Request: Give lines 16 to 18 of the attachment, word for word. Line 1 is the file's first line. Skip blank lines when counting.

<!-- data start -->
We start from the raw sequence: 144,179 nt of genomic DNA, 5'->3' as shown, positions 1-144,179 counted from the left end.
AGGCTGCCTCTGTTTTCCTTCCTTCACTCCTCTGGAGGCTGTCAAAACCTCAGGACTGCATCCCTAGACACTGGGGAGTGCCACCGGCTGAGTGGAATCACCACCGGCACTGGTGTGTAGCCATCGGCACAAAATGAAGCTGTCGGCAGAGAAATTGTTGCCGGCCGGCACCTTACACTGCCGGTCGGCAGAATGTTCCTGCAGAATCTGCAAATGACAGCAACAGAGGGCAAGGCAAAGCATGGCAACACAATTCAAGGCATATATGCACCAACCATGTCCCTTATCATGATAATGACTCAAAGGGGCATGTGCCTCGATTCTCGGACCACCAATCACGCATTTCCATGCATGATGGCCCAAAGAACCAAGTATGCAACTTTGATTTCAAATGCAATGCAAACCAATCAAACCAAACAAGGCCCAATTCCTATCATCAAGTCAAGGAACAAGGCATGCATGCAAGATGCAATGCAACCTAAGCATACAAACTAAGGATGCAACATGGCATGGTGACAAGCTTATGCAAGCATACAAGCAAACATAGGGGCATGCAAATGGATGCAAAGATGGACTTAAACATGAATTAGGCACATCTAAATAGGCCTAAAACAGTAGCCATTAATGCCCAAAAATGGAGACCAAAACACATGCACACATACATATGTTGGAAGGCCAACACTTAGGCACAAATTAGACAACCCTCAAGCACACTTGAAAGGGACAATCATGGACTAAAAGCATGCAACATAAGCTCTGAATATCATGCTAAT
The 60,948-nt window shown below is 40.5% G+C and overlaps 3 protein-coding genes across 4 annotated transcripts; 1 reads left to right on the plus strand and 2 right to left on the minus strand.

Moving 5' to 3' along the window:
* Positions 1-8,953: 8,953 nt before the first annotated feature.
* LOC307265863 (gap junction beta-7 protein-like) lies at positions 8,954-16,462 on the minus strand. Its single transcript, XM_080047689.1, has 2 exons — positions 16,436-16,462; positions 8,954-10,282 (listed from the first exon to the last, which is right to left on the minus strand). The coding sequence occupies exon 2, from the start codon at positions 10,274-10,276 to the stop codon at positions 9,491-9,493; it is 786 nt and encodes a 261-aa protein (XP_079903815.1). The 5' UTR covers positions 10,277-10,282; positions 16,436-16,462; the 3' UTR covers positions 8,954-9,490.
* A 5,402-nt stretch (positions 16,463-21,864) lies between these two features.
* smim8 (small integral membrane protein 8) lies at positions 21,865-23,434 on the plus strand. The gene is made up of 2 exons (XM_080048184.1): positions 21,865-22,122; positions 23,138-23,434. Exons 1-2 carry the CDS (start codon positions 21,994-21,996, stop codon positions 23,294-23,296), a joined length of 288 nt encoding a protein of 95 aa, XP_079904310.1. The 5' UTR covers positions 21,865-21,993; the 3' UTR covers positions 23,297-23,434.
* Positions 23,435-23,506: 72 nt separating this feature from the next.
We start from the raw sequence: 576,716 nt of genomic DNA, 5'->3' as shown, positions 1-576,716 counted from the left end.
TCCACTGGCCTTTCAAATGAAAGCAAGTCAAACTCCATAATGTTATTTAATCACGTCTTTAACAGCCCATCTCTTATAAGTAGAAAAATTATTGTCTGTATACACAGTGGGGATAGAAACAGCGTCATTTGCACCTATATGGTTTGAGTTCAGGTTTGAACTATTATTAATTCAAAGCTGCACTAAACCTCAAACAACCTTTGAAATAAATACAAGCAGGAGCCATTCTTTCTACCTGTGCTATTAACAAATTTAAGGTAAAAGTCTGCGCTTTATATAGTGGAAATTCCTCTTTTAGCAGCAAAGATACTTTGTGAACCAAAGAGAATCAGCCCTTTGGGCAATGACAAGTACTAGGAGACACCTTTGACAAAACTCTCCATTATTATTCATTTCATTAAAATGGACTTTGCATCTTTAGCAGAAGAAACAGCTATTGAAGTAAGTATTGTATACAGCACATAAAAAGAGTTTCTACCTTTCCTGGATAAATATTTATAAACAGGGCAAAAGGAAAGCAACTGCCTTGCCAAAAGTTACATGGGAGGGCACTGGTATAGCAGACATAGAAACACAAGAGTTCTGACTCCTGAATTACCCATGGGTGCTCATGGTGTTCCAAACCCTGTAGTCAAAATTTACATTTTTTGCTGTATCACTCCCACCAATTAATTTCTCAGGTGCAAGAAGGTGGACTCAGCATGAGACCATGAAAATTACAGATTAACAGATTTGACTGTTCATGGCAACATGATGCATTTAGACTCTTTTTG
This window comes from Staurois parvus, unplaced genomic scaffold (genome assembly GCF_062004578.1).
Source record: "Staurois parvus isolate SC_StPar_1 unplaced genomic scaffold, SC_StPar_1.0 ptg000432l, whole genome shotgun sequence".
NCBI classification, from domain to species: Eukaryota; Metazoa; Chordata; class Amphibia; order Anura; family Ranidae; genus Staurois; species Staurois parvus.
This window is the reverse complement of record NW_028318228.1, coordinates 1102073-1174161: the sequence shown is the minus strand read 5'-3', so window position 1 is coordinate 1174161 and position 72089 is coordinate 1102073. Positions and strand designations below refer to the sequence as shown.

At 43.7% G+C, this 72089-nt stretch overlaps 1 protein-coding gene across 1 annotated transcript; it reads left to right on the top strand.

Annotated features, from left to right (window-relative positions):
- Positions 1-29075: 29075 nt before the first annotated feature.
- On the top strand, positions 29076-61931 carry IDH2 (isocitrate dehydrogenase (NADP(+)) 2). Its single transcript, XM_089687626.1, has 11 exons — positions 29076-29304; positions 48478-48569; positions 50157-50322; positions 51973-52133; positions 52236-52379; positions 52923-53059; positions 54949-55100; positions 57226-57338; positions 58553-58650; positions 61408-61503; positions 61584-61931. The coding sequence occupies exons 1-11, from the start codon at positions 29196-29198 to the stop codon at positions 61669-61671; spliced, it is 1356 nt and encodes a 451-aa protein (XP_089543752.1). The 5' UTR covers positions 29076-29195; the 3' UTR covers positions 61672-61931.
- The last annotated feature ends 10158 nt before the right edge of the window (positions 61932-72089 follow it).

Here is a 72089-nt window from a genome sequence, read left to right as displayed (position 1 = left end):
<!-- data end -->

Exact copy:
At 43.7% G+C, this 72089-nt stretch overlaps 1 protein-coding gene across 1 annotated transcript; it reads left to right on the top strand.

Annotated features, from left to right (window-relative positions):
- Positions 1-29075: 29075 nt before the first annotated feature.